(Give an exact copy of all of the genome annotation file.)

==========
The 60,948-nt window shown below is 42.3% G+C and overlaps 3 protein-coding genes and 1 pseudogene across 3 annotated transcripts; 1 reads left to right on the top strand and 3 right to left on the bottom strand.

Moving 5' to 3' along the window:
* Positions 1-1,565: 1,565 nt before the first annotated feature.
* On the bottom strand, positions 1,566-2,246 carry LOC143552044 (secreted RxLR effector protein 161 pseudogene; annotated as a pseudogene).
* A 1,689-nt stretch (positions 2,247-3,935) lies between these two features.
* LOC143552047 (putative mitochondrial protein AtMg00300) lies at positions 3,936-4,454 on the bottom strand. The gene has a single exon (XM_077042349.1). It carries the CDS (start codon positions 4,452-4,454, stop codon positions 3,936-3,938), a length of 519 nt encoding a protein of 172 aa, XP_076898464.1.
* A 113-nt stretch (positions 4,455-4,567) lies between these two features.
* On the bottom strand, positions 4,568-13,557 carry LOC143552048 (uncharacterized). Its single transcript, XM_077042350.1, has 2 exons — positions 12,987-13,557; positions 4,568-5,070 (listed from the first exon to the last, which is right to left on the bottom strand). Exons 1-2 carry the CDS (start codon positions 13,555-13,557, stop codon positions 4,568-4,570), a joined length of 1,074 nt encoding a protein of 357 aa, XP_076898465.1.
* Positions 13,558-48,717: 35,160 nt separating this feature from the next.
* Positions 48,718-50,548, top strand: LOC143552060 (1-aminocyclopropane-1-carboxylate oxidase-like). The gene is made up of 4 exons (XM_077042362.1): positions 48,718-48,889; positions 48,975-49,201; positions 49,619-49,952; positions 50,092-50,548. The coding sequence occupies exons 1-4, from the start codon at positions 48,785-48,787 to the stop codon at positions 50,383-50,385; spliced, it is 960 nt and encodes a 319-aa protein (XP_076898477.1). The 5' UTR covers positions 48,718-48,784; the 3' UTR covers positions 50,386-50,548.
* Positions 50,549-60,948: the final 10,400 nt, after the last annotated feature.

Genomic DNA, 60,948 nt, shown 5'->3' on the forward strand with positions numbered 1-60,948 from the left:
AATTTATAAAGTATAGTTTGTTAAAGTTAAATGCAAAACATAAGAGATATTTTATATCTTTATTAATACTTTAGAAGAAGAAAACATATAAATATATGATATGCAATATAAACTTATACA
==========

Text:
The 60,948-nt window shown below is 42.3% G+C and overlaps 3 protein-coding genes and 1 pseudogene across 3 annotated transcripts; 1 reads left to right on the top strand and 3 right to left on the bottom strand.

Moving 5' to 3' along the window:
* Positions 1-1,565: 1,565 nt before the first annotated feature.
* On the bottom strand, positions 1,566-2,246 carry LOC143552044 (secreted RxLR effector protein 161 pseudogene; annotated as a pseudogene).
* A 1,689-nt stretch (positions 2,247-3,935) lies between these two features.
* LOC143552047 (putative mitochondrial protein AtMg00300) lies at positions 3,936-4,454 on the bottom strand. The gene has a single exon (XM_077042349.1). It carries the CDS (start codon positions 4,452-4,454, stop codon positions 3,936-3,938), a length of 519 nt encoding a protein of 172 aa, XP_076898464.1.
* A 113-nt stretch (positions 4,455-4,567) lies between these two features.
* On the bottom strand, positions 4,568-13,557 carry LOC143552048 (uncharacterized). Its single transcript, XM_077042350.1, has 2 exons — positions 12,987-13,557; positions 4,568-5,070 (listed from the first exon to the last, which is right to left on the bottom strand). Exons 1-2 carry the CDS (start codon positions 13,555-13,557, stop codon positions 4,568-4,570), a joined length of 1,074 nt encoding a protein of 357 aa, XP_076898465.1.
* Positions 13,558-48,717: 35,160 nt separating this feature from the next.
* Positions 48,718-50,548, top strand: LOC143552060 (1-aminocyclopropane-1-carboxylate oxidase-like). The gene is made up of 4 exons (XM_077042362.1): positions 48,718-48,889; positions 48,975-49,201; positions 49,619-49,952; positions 50,092-50,548. The coding sequence occupies exons 1-4, from the start codon at positions 48,785-48,787 to the stop codon at positions 50,383-50,385; spliced, it is 960 nt and encodes a 319-aa protein (XP_076898477.1). The 5' UTR covers positions 48,718-48,784; the 3' UTR covers positions 50,386-50,548.
* Positions 50,549-60,948: the final 10,400 nt, after the last annotated feature.

Genomic DNA, 60,948 nt, shown 5'->3' on the forward strand with positions numbered 1-60,948 from the left:
AATTTATAAAGTATAGTTTGTTAAAGTTAAATGCAAAACATAAGAGATATTTTATATCTTTATTAATACTTTAGAAGAAGAAAACATATAAATATATGATATGCAATATAAACTTATACA